“How can you not love any business inspired by the vision of a zombie horde on cupcakes.” The dainty china cups cease rattling on the tea table as our airship glides smoothly pass the clouds. “Several of your Thick & Thin creations have a Steampunk appeal:  gears, mustaches, tentacles and hot air balloons. Do you have an interest in Steampunk?” I pick up the teapot and pour my guests a cup of Earl Grey.

John and Chrisitne pick up their teacups. “We love the Steampunk genre! We love the combination of beautiful clothing, dirty industrialization and the whimsical nature that threads through it all. Steampunk and those who love it are always an inspiration for us when we’re creating new designs because we know that there are great number of people out there who love it and not many products to support it.” Tendrils of steam rise from their teacups as they each take a sip.

I pour myself a cup of tea. “How do you get your inspiration for your creations?” Lifting and tilting my teacup to my lips, I take a long sip.

John reaches for the sugar bowl, picks up a white cube and plunks it into his tea. “We’ve always been fans of the obscure, geeky and cute so we often find inspiration in our hobbies. When we’re deciding what to put on our shop we think of things that we would want and can’t find anywhere else. We have a very diverse group of friends, sometimes thinking about what they might want can lead to innovative designs that we wouldn’t necessarily think of for ourselves. The tentacles for instance were created specifically for one of our Cthulhu loving friends who had just moved to the US from Spain. Obviously they had to be shared with the world, and now they are one of our top sellers.” He dips a silver teaspoon into his cup and swishes it gently from side to side.

Reaching for the dish on the table, I pinch a slice of lemon and inhale the invigorating citrus fragrance as I squeeze a few drops into my teacup. “Since this is Steamed, I have to ask do you like Steampunk fiction?  If so, what are some of your favorite Steampunk books or authors?”

iChrisitne leans back in the setee and takes another sip of tea. “I’m a big fan of H.P. Lovecraft and have loved the His Dark Materials trilogy by Pullman since it was first published. I love science and enjoy Steampunk fiction especially because of its, often positive, view of mechanics and its favorable portrayal of women in the field. It’s inspiring to women young and old to not let anything stop you from doing what you love, especially public opinion.”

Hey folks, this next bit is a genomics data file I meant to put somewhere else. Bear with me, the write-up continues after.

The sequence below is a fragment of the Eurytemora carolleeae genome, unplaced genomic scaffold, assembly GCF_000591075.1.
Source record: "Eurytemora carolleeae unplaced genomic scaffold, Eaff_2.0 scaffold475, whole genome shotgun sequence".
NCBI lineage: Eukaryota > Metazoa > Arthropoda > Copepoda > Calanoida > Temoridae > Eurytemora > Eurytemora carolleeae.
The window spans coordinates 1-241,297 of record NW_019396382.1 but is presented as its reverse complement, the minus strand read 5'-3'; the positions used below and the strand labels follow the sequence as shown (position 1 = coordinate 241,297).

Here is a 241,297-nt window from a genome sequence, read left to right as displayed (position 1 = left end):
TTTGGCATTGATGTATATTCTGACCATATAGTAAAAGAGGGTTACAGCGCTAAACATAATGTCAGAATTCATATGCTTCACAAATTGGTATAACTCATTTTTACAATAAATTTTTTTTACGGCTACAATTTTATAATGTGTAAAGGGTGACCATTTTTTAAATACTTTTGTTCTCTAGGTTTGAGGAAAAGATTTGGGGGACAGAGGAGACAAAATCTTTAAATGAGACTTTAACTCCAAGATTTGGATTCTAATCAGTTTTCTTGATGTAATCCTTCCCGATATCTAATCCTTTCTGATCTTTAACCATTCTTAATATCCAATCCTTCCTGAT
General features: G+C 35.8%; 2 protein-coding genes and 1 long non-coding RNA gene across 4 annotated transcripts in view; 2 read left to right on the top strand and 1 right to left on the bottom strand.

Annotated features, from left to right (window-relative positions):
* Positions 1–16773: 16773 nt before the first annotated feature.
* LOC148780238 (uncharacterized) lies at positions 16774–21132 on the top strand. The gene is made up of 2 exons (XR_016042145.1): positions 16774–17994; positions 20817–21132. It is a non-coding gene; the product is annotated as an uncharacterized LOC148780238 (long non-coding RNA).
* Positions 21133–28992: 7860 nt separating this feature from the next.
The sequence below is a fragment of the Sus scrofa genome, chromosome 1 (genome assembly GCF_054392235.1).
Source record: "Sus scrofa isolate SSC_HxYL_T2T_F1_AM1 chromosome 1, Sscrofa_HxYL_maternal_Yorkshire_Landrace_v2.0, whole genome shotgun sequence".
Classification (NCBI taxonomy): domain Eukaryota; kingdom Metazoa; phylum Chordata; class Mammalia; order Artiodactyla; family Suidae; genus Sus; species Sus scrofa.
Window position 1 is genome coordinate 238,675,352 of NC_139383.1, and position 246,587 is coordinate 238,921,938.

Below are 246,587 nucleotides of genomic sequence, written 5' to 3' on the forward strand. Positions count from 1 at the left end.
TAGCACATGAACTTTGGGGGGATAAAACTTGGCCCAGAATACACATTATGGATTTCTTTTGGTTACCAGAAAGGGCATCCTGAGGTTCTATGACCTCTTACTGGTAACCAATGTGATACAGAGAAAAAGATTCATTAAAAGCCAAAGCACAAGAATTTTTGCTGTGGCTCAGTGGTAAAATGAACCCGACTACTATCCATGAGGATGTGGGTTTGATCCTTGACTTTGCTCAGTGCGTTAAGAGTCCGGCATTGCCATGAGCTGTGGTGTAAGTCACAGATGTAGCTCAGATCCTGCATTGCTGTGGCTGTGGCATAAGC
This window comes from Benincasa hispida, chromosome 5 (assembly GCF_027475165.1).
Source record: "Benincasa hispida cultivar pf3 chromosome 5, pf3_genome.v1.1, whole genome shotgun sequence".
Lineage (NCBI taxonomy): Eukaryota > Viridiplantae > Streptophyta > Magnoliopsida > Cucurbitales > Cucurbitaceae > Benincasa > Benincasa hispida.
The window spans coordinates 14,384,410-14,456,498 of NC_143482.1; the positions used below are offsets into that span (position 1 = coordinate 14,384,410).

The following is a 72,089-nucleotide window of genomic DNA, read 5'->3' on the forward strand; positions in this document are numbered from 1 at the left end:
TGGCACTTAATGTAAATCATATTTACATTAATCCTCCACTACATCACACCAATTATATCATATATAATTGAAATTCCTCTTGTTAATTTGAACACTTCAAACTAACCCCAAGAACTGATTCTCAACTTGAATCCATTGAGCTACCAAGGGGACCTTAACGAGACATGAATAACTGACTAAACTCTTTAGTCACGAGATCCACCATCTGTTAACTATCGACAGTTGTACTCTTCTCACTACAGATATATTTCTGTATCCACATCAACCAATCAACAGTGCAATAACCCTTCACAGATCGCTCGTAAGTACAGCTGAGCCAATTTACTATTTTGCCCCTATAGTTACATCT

I bring my teacup to my lips. As the steam from the cup blows warm on my face I finish the last of my tea and set the cup down. “As a husband and wife team, do you both design the cupcake toppers? If so, are some of the designs collaborations?”

Christine sets her teacup on its saucer on the table as John  does the same. “All of our pieces are collaborations. We will bounce ideas back and forth off of one another during the initial phases of a design. I will often check for scientific accuracy while my husband checks to make sure the piece will be interpreted visually. After the first rendition is finished in Illustrator, we’ll print a few test prints off and discuss how we feel about the piece and whether it’s successful before putting it up on the store. When looking at our shop line-up any design that is animal related or cute can be attributed to me and anything mechanical or figurative can be attributed to John.”

Hearing rattling and clinking, I glance at the tea table, the cups and saucers are shaking.”I know what that means, the airship is landing. I have time for one final question. What is your favorite cake or cupcake topper?”

Christine grasps hold of the arm of the settee, bracing for the landing “My favorite toppers are the tentacles! They were a blast to design and always go over well at a party! John’s partial to the ninja toppers, it was one of his first designs. He’s always thought that they perfectly represent our style and aesthetic, while showcasing the fine detail we are capable of in our pieces.”

The airship steamed has  landed and John and Christine Carney must get started on making cupcake toppers for all the parties in 2014, but they left their left calling cards for us.

Website, Online StoreFacebook

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Maeve Alpin, who also writes as Cornelia Amiri, is the author of 19 published books. Her latest Steampunk/Romance is Conquistadors In Outer Space. She lives in Houston Texas with her son, granddaughter, and her cat, Severus.

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A couple weeks ago, I got to do something cool–I went to the inaugural event of a brand new steampunk group.

In Michigan, there has long been a lot of steampunk activity in the Detroit area, and a number of people who attend the Detroit events do so from around the state and even into Ohio. There’s been some attempt made to get a group going in Grand Rapids, but until recently, the Lansing area was devoid of organized steampunks.